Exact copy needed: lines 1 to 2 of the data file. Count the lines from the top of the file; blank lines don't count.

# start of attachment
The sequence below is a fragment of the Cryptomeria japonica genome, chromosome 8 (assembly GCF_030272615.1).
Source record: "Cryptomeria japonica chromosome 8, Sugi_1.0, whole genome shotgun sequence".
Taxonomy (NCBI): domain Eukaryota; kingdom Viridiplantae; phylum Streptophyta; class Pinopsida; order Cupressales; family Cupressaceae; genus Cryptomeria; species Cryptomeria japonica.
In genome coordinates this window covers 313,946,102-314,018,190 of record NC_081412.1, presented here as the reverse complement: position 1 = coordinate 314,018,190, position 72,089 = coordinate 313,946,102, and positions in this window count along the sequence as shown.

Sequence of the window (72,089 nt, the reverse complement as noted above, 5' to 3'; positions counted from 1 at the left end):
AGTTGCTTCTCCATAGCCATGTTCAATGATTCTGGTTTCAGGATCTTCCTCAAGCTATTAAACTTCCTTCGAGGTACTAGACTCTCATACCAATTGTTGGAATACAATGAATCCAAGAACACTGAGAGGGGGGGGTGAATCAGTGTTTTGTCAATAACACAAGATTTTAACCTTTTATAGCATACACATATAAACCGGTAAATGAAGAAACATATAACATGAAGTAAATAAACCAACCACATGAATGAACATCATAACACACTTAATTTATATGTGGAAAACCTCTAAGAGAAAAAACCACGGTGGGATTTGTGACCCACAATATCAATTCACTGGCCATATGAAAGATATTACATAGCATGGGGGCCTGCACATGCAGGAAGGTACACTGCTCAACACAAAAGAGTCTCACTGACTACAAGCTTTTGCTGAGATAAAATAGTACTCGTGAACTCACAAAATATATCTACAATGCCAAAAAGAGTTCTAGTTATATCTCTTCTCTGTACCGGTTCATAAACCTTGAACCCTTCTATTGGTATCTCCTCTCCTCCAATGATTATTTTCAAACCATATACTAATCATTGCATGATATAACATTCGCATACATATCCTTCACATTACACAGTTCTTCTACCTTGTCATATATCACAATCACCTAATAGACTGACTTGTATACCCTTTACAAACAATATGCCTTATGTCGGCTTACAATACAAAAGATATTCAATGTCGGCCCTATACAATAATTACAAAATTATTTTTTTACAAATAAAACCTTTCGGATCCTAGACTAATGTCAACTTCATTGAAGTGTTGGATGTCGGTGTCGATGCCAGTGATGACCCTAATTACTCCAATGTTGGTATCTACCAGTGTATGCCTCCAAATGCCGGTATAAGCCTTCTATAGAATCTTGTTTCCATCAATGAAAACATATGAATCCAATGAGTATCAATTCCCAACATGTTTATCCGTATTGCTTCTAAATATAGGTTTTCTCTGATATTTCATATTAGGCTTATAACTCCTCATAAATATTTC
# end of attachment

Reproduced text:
The sequence below is a fragment of the Cryptomeria japonica genome, chromosome 8 (assembly GCF_030272615.1).
Source record: "Cryptomeria japonica chromosome 8, Sugi_1.0, whole genome shotgun sequence".